It is sometime in the fall of 1998 and I am standing in the M aisle of the fiction wing of the Idaho Falls Public Library. I am recently back from an uninterrupted two-year stint in Northern Japan, my first taste of life outside the I-15 Mormon Corridor. I have missed the start date for fall semester at Utah State, virtually no friends remain in college-less Idaho Falls, and I am brutally homesick for the city of Sendai. This being Eastern Idaho, there are of course no Japanese people to talk to, very limited (and low quality) Japanese food available, and a rental video selection consisting almost entirely of The Seven Samurai and some pornographic anime. The manga/anime boom that kicks off with Dragonball and Pokemon is a couple years away.
Even worse, the internet in 1998 is mostly blinking text and slow-loading jpegs of supermodels. I have yet to learn about chat clients and language input modules. Streaming video is not even a twinkle in someone’s eye; most of us are still on dial-up anyway. My only connections to Japan in these dark, boring days are infrequent emails and letters, some now embarrassing J-Pop CDs that I brought back with me, and whatever books I can rustle out of the library. Unfortunately for me, any knowledge I have of Japanese literature basically starts and stops with James Clavell’s Shogun, which I read within a few weeks of coming home. If there are resources and recommendations online, I haven’t found them.
So there I am in the M’s, because I vaguely remember from somewhere that Murasaki Shikibu wrote something called The Tale of Genji, which seems as good a place as any to start. Instead, I see the name Murakami attached to several books. One, A Wild Sheep Chase, has the sort of name that appeals to me, so I take it home. A day or two later I come up for air, with my brain still sizzling like bacon in a frying pan. Between that day and the beginning of winter semester, I read every Murakami Haruki book in the library.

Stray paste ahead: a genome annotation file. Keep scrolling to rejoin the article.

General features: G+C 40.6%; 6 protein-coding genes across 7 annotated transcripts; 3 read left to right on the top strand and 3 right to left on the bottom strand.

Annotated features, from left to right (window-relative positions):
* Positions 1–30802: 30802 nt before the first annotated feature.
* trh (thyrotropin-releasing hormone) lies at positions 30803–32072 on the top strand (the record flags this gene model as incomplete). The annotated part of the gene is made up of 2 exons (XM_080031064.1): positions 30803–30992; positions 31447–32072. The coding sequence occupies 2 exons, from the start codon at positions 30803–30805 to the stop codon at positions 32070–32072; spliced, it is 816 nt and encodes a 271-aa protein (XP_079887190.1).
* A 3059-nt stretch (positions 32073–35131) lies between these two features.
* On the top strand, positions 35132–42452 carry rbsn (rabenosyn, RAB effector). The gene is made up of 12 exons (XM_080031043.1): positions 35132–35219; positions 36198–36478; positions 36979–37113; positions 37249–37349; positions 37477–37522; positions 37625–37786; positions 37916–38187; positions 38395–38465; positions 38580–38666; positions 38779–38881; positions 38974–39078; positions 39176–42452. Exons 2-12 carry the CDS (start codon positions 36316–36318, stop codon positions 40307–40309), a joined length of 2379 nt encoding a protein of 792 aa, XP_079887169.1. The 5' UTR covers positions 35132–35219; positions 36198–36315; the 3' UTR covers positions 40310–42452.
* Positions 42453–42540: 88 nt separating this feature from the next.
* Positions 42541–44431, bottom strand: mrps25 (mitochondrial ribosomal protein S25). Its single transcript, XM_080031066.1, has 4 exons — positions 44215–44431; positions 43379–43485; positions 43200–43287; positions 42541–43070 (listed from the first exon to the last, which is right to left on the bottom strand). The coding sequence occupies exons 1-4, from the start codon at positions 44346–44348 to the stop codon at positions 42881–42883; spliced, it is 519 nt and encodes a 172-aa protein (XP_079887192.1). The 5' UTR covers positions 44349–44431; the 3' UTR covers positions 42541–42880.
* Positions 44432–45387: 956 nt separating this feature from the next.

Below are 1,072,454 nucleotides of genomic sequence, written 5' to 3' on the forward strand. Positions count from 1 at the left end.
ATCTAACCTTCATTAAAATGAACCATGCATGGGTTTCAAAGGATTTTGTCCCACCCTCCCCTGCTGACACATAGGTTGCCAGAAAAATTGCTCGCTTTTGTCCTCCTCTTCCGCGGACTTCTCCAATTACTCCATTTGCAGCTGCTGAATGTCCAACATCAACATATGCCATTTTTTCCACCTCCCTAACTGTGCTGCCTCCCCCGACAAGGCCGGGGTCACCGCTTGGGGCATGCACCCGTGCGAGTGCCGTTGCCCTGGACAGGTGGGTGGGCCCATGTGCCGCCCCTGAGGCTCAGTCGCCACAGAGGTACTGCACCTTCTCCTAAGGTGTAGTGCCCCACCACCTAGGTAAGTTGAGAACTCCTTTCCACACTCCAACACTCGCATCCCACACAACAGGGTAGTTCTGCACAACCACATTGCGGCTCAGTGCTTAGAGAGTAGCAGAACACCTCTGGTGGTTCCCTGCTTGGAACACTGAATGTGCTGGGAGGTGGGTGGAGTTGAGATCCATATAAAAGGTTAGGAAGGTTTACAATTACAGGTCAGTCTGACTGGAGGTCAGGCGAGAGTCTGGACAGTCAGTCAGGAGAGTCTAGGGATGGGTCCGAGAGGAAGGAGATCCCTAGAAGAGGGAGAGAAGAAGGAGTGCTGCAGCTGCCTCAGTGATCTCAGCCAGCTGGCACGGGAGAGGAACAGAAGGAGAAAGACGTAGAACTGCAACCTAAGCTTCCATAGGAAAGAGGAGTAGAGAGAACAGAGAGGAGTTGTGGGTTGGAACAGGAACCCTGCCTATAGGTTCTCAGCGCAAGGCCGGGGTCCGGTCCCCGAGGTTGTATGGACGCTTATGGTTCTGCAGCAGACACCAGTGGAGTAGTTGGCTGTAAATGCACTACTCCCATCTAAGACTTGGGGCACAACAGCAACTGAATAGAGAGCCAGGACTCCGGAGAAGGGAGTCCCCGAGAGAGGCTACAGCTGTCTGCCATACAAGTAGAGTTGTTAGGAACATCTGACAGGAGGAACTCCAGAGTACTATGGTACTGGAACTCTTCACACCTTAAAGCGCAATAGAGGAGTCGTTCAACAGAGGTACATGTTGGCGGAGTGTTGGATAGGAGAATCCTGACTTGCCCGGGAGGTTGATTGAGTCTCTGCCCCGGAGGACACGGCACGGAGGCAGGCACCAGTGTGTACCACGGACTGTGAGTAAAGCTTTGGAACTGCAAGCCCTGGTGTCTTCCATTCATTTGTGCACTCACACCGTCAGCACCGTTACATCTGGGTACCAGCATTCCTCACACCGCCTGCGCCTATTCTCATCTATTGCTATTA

Over the next few years, I keep up with his new books, build up better Japan networks, and eventually make it back a couple of times. It isn’t long before the pipeline connecting me and Japan is a superhighway rather than a single thread, but I keep reading. I even start buying Japanese copies of the novels. Once I find myself with a string of Japanese girlfriends, I introduce each of them to Murakami’s books. Without exception they are hooked. (This includes my wife, who has long since passed me in total Murakami consumption.) Because I am young and foolish, I project myself into the stories and identify with his often unnamed narrator. For reasons that may be similar, my girlfriends also project me into the books, though never the same ones as me or each other. (Between us, we account for five or six, though memories are hazy of who said what.)
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I bring this up here, at the start of my 1Q84 read, not just because I enjoy talking about myself, but to give some background for what will likely be an obsequious and fanboy-ish post. (Or posts. Not sure yet.) I’m sure I would have enjoyed Murakami’s books whenever I first discovered them, but the combination of his writing, my tastes, Japan, and a particularly impressionable time in my life created a potent literary addiction. Even now, an older, more stable, and more cynical me feels a slight thrill of anticipation knowing that I will start into a new novel tomorrow. I still remember reading Kafka On the Shore and being unable to disengage from that world, despite the demands of work and family.
Now, looking at the 900+ pages waiting for me, there is a whiff of trepidation in the air. This is a big book during a busy time, and I have a history of sinking further into Murakami than is wise. I hope to churn out a couple of backlogged posts in the next week, as well as dealing with the usual family and music duties while I read. We shall see. For now, if I eventually dribble off into the rantings of a half-mad sycophant, please understand the history I have with this author. He was a lifeline in bleak times, so I feel no shame for my craven discipleship.